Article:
It must have been only a curious coincidence that on the day a filly won the Belmont Stakes, the ABC television network aired a story about the most famous filly in racing history.
The two events must have occurred only by chance -- television moguls couldn't have predicted Rags to Riches was going to be the first filly since 1905 to win the Belmont Stakes, only hours before they decided to debut the movie "Ruffian."
In winning the prestigious June 6 Belmont race, Rags to Riches put on a gutsy stretch run, to nip Preakness winner Curlin at the finish line.
The race, the final leg of the Triple Crown, was billed as an equine battle of the sexes.
In beating Curlin, a chestnut colt, Rags to Riches accomplished what many in racing circles say is the toughest task in the sport -- for a filly to outrun a colt.
Even Rags to Riches jockey John Valazquez got caught up in the drama.
Following the race he told reporters, "It was really giving me goose bumps thinking about the crowd, getting so pumped up about the filly running against the colts."
My father, a former racehorse and polo pony trainer in Southern California, said some of the best advice he could give me was "never bet on a filly against the colts."
Sorry Dad, Rags to Riches and Ruffian proved you wrong.
As good as Rags to Riches is, many consider Ruffian the greatest female racehorse of all time.
Her accomplishments in the mid-1970s earned her the title of "Queen of the Fillies."
Her life story aired on ABC, the same afternoon Rags to Riches won the Preakness.
Ruffian, who died July 7, 1975, is buried near the finish line in the infield at Belmont Park, her nose pointed toward the finish pole.
Ruffian's final race was run at Belmont July 6, 1975 in a match race against Kentucky Derby winner, Foolish Pleasure.
Racehorse fans clamored for the match race for over a year and an estimated 18 million people eventually watched the race on television.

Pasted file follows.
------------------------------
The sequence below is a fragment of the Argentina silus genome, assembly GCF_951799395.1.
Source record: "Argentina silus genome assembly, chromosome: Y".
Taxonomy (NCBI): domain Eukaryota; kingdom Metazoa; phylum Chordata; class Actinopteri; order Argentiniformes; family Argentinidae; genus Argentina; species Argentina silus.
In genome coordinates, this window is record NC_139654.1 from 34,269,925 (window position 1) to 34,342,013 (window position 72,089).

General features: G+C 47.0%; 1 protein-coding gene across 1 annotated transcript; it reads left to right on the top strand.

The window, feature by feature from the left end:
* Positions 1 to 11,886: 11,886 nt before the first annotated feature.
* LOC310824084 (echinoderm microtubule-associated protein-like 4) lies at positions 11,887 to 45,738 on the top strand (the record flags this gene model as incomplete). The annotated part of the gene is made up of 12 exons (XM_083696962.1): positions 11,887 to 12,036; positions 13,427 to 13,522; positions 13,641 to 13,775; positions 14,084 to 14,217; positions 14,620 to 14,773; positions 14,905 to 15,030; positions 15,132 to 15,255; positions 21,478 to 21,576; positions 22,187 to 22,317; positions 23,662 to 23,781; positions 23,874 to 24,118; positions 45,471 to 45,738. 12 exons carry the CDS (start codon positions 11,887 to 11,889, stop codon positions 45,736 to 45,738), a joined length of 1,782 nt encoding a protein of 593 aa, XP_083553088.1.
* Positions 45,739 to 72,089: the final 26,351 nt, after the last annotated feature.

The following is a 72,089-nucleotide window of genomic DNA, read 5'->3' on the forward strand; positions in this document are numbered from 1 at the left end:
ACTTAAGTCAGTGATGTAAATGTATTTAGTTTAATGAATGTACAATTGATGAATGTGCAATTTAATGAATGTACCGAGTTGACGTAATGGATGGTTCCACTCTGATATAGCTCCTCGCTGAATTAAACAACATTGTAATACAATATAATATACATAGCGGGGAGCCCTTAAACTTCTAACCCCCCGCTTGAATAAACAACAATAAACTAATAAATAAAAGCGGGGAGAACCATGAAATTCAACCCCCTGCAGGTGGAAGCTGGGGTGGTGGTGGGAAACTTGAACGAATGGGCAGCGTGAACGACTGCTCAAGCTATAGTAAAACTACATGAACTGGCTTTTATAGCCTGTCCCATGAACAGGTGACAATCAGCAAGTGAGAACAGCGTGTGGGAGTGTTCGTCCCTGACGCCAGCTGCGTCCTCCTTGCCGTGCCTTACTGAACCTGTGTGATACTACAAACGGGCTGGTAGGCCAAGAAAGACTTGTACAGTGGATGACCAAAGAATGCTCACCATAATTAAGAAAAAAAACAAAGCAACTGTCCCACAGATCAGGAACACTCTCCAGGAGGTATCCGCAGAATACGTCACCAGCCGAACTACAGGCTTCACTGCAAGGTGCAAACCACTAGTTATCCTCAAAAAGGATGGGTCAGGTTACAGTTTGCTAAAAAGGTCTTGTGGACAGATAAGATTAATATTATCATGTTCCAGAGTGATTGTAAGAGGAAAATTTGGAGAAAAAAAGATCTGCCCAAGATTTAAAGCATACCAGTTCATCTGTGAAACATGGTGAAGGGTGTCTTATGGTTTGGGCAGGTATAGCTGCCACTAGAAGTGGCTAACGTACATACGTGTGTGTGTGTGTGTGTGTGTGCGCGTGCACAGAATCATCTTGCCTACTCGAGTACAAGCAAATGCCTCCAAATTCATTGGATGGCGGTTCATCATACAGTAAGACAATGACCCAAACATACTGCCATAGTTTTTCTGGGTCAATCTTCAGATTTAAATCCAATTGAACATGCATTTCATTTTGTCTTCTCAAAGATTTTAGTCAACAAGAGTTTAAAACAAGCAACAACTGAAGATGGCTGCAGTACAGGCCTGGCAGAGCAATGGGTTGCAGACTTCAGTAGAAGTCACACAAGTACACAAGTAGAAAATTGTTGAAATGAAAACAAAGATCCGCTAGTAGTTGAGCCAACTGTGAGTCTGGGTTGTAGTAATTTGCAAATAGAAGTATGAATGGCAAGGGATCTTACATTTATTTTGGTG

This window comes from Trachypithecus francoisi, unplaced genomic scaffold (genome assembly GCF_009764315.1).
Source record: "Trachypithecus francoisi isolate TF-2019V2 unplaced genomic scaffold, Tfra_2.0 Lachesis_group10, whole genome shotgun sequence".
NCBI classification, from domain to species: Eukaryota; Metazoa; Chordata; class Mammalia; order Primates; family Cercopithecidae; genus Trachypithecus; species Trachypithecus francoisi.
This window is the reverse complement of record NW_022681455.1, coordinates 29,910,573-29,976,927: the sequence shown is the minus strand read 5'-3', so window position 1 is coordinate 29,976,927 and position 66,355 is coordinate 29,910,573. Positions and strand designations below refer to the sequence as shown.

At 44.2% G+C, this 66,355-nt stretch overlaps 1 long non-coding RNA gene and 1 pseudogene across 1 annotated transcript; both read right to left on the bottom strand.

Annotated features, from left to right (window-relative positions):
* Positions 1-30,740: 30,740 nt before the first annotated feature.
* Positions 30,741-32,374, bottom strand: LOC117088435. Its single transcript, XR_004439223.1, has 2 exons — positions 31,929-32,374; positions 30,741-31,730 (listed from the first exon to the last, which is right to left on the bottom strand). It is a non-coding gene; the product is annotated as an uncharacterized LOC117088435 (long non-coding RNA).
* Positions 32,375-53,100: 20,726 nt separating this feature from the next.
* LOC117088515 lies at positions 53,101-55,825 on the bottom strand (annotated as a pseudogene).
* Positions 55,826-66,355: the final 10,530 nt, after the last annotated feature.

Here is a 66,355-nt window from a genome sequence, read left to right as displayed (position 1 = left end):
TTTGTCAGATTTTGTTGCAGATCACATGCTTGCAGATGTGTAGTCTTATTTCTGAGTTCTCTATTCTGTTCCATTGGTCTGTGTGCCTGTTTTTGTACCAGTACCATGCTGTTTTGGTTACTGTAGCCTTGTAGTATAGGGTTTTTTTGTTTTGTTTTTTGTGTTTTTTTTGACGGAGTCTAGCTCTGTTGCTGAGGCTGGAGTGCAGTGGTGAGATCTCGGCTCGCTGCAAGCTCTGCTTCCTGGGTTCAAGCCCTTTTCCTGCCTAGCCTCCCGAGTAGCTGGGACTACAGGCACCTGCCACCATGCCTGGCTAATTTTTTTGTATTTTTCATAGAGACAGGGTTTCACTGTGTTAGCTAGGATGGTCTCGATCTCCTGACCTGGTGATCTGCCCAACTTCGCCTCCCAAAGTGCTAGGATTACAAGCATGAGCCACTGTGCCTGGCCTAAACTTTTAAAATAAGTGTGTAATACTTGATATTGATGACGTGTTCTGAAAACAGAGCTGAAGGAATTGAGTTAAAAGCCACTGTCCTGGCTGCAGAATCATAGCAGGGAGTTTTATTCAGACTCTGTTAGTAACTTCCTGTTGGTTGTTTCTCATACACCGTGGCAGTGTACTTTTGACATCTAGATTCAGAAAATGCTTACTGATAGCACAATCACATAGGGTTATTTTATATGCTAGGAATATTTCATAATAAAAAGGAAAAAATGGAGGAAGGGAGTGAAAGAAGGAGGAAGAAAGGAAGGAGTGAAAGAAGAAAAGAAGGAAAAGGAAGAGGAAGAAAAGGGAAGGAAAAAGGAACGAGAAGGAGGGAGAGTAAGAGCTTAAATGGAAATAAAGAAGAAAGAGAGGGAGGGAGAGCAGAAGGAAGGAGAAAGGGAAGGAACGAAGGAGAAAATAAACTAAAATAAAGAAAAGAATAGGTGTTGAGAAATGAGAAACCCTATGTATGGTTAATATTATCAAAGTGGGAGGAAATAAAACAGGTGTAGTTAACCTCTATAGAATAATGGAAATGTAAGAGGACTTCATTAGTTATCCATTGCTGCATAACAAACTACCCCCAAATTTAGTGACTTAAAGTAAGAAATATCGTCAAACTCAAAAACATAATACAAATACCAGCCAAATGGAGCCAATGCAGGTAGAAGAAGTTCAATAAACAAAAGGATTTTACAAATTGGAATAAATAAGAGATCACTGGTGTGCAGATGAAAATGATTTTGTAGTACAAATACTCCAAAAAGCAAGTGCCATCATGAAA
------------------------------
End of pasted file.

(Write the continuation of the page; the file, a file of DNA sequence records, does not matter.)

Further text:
At the conclusion of the first quarter-mile, Ruffian led Foolish Pleasure by a nose. About a furlong later, the filly was leading by a half-length, when both sesamoid bones in her lag snapped. Her jockey tried to rein her in, but the gallant filly continued to run another 50 yards.
Veterinarians and surgeons performed an emergency operation that continued for over 12 hours.
Sadly, when the anesthesia wore off after the surgery, the filly thrashed about, breaking the cast and the other leg.
Surgeons didn't believe she could survive another extensive operation and the horse owners, Stuart and Barbara Janney, eventually made the decision to euthanize her.
Since her death, she has been included into the National Museum of Racing, was chosen one of the top-100 racehorses of the 20th century and was given the Eclipse Award for Outstanding 3-Year-Old Filly in 1975.
Sports Illustrated chose her as the only non-human on their list of the top 100 female athletes of the century.
During Ruffian's three-year racing career, she was never defeated and set new records in every one of the eight stakes races she won. She raced at distances from 5.5 furlongs to 1.5 miles, with an average winning margin of over eight lengths.
Many called her "Super Horse."
It was only fitting, but probably just a twist of fate, that the story of her life aired on the same day another filly broke the 100-plus year stranglehold colts had on winning the Belmont Stakes.